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Pharmacy Course on the Rise
Pharmacy's popularity skyrockets at James Cook University. JCU’s Pharmacy enrolments have more than doubled this year amid the soaring popularity of the course.
The good news doesn’t end there, with graduates having no problem finding jobs, expressing extremely high levels of satisfaction with their course, and the vast majority are choosing to remain in North Queensland to work.
JCU Head of Pharmacy Associate Professor Michelle Bellingan said there was a 60 per cent increase in first year Pharmacy students in 2017. There are 50 new Bachelor of Pharmacy first year students and a total of 165 students.
The growing enrolments will help address pharmacy workforce shortages when the students graduate in four years’ time.
“We are delighted with this news, which will help to meet workforce needs in the North and elsewhere,” Dr Bellingan said.
“We are even starting to see students from South East Queensland choosing to study here in Townsville, when they would have usually studied closer to home.
“We are also starting to attract more students from places like Mackay and Queensland’s central coast, where students have traditionally gone south to study pharmacy.”
The increase in numbers in northern Queensland has been highlighted this year with two students from the tiny Far North Queensland community of Dimbulah (population roughly 1400) starting their course.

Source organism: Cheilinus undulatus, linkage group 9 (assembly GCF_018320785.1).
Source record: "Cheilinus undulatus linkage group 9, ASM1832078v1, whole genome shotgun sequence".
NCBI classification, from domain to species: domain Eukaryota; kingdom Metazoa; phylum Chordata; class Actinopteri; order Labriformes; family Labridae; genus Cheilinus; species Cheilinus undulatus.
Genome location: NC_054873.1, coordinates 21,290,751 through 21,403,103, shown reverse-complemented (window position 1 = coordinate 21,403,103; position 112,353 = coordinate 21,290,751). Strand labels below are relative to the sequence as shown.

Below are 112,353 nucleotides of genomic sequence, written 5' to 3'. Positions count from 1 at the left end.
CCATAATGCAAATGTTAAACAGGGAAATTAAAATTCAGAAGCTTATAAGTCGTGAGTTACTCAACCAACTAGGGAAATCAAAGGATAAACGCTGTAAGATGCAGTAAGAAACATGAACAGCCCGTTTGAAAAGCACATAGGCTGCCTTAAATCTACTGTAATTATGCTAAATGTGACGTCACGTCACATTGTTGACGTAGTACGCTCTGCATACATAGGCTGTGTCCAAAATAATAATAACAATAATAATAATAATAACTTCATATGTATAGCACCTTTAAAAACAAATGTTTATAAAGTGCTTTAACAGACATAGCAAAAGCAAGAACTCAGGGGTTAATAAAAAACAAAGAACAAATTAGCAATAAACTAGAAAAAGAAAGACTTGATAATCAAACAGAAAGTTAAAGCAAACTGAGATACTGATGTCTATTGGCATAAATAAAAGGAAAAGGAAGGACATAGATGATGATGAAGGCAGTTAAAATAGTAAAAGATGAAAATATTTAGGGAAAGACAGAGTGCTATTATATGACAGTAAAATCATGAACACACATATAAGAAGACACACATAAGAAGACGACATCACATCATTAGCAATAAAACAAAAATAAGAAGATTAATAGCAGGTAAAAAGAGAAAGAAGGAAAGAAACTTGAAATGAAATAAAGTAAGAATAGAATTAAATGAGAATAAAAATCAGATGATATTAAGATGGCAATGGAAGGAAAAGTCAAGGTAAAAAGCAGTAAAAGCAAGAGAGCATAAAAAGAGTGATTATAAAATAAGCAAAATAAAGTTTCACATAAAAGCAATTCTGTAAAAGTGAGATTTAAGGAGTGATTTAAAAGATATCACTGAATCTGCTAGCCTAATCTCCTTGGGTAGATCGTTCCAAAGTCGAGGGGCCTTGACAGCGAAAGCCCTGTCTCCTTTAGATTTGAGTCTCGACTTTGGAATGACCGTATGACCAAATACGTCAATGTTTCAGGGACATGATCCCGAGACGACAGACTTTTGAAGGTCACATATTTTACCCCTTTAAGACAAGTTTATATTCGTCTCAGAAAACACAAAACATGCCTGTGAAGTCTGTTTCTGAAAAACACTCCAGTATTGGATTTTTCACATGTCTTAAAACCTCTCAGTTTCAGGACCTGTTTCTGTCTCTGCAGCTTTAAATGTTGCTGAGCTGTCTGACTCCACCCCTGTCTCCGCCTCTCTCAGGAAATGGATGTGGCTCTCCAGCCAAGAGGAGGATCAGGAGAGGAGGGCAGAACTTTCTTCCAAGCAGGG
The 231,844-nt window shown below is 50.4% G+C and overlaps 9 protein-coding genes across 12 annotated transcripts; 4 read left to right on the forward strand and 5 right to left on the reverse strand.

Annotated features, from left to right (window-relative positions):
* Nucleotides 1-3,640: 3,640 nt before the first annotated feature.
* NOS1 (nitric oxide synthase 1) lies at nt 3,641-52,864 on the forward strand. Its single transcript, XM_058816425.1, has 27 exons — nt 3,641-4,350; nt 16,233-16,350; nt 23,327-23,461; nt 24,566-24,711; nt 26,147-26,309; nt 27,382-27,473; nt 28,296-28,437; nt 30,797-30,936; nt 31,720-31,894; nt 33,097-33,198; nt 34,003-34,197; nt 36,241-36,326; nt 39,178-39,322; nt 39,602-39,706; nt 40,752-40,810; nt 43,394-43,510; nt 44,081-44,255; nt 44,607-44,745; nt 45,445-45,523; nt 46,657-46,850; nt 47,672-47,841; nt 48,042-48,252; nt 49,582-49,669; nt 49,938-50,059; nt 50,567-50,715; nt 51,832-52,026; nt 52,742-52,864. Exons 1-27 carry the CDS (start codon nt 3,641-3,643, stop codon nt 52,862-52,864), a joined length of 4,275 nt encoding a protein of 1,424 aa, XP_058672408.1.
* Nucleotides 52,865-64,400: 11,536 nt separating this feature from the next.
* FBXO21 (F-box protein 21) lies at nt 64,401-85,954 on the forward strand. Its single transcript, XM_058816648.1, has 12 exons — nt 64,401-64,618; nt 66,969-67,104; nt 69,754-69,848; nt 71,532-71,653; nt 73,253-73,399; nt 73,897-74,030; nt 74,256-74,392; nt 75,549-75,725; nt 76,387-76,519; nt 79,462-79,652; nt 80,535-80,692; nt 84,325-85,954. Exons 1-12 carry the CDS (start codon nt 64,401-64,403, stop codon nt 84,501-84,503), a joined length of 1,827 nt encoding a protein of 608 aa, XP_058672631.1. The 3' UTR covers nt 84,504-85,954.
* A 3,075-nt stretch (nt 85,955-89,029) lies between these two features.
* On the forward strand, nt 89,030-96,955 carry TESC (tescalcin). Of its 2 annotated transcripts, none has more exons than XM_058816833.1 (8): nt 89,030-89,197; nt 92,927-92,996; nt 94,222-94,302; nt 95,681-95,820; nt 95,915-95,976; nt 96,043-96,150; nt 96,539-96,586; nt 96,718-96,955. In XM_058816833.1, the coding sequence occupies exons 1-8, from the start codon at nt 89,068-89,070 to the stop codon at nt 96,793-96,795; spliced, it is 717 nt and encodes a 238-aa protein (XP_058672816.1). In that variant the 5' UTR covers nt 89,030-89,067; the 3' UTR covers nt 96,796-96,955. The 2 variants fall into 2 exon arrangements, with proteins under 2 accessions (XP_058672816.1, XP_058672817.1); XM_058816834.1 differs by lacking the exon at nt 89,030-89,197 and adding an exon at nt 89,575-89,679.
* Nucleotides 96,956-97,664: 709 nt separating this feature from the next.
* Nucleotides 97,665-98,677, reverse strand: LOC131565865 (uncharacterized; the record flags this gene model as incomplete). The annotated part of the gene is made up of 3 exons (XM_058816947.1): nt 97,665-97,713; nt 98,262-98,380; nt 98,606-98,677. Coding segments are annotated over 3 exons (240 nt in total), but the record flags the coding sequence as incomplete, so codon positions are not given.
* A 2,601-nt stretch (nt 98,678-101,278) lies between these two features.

“There is a shortage of pharmacists in North Queensland, especially in rural areas. It has traditionally been difficult to attract people to those areas,” Dr Bellingan said.
Students undertake 603 hours of placement over the course of their degree, and a certain number of those hours must be undertaken in regional, rural and remote areas. As a result, JCU graduates are confident to work in those areas after graduating.
“Our students can work anywhere in the country, but many are keen to work in regional Queensland.
“Our excellent placement program contributes to the work-readiness of our graduates. This reputation ensures that our graduates enjoy very good employment prospects.
“Our students have no difficulty in finding employment. The current shortage of pharmacists has seen employers in regional areas of Queensland having to employ recruitment consultants to find staff.”
In a recent Quality Indicators for Teaching and Learning (QILT) Course Experience Questionnaire 2015-2016, JCU graduates reported 100% satisfaction with their course.
The Pharmacy students started classes in the week beginning 20 February 2017, and first year students will be studying chemistry, biochemistry, physiology and anatomy, as well as pharmacy-specific subjects.